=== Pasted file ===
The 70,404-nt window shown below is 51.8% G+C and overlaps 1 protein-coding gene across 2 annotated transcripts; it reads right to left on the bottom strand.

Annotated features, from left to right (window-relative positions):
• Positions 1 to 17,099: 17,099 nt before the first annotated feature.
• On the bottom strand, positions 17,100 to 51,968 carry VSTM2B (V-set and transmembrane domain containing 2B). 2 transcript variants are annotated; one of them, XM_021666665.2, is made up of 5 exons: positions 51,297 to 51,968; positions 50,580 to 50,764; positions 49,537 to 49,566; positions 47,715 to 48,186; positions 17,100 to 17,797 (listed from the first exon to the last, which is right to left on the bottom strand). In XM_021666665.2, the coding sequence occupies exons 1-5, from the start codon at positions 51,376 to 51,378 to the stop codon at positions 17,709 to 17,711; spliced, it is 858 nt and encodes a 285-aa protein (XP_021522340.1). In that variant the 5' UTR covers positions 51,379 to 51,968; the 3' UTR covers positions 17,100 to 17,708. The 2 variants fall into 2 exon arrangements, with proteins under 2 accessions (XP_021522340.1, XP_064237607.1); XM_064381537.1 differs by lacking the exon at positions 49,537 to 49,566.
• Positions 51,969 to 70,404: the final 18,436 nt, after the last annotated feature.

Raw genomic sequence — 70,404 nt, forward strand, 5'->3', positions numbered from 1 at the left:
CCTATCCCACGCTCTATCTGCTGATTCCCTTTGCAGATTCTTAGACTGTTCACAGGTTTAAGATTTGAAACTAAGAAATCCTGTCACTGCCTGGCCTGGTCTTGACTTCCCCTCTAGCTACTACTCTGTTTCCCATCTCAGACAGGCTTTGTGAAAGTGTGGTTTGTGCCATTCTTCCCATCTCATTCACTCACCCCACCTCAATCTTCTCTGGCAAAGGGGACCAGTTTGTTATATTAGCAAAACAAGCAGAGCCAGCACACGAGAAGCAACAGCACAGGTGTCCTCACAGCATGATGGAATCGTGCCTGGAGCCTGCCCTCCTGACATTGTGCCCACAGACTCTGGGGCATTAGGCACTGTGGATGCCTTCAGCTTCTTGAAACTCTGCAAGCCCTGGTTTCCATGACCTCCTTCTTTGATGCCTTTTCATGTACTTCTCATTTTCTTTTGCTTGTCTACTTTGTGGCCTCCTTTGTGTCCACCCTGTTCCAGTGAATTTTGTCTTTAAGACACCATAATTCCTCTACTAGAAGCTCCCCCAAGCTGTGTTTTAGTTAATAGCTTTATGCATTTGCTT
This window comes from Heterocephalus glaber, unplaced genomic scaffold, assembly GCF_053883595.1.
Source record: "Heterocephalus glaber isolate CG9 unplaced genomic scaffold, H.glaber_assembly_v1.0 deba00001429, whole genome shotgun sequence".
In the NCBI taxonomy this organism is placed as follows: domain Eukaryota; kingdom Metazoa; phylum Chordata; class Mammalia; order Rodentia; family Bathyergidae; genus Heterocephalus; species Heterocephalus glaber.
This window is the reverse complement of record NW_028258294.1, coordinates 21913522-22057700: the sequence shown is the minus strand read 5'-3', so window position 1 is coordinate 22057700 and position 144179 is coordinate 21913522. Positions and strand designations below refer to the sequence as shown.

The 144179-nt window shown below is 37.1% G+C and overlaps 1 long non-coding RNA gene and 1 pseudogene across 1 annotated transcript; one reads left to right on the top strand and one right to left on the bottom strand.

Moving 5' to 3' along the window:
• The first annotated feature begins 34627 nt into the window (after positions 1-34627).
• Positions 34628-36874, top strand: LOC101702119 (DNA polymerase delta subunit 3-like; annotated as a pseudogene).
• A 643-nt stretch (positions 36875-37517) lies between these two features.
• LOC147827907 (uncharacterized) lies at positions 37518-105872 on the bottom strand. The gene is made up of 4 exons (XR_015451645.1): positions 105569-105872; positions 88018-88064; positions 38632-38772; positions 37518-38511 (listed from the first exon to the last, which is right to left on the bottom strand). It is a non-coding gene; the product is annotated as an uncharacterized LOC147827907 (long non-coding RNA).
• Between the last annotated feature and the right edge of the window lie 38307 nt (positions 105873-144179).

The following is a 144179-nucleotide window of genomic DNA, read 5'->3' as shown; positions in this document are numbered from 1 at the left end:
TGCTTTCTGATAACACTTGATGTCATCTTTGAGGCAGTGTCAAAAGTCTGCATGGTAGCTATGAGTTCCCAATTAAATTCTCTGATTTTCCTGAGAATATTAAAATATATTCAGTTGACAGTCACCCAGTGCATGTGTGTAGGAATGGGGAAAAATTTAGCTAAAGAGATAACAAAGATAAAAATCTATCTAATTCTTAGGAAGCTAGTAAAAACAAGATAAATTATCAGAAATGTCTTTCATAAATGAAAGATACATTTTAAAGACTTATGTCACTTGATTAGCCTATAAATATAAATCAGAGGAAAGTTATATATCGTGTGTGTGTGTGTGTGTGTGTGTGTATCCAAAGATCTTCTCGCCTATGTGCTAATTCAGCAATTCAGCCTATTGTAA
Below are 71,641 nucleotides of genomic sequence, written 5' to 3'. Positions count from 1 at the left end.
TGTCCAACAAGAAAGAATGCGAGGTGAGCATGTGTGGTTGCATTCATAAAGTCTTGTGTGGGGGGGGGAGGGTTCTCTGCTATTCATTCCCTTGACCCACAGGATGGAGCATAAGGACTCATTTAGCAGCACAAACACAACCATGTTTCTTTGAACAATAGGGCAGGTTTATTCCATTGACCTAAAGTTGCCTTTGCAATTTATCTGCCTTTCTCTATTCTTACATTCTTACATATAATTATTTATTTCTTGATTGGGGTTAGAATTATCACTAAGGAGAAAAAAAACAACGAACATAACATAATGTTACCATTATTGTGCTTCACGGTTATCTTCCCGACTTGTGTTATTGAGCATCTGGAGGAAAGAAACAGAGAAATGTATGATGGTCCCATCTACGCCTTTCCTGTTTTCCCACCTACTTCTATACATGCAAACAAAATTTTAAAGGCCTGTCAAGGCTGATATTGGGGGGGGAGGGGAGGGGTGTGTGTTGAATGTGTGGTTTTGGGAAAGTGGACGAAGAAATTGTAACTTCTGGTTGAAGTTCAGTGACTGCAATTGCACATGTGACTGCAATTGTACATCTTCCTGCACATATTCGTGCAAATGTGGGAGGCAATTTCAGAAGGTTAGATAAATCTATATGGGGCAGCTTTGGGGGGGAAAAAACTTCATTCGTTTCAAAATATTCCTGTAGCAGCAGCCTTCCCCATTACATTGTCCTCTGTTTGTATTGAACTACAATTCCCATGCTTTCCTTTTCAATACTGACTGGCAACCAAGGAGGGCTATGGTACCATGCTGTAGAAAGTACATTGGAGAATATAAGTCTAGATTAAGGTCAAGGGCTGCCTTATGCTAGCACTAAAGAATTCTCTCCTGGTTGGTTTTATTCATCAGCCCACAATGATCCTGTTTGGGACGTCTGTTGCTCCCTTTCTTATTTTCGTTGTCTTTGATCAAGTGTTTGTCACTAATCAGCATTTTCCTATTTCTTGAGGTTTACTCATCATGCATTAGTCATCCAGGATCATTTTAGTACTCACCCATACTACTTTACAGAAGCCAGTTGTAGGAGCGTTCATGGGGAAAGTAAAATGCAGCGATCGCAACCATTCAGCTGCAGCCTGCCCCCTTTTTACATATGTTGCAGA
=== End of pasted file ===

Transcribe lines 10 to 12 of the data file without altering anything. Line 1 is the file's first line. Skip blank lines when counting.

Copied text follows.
In the NCBI taxonomy this organism is placed as follows: domain Eukaryota; kingdom Metazoa; phylum Chordata; class Mammalia; order Rodentia; family Bathyergidae; genus Heterocephalus; species Heterocephalus glaber.
This window is the reverse complement of record NW_028258294.1, coordinates 21913522-22057700: the sequence shown is the minus strand read 5'-3', so window position 1 is coordinate 22057700 and position 144179 is coordinate 21913522. Positions and strand designations below refer to the sequence as shown.

The 144179-nt window shown below is 37.1% G+C and overlaps 1 long non-coding RNA gene and 1 pseudogene across 1 annotated transcript; one reads left to right on the top strand and one right to left on the bottom strand.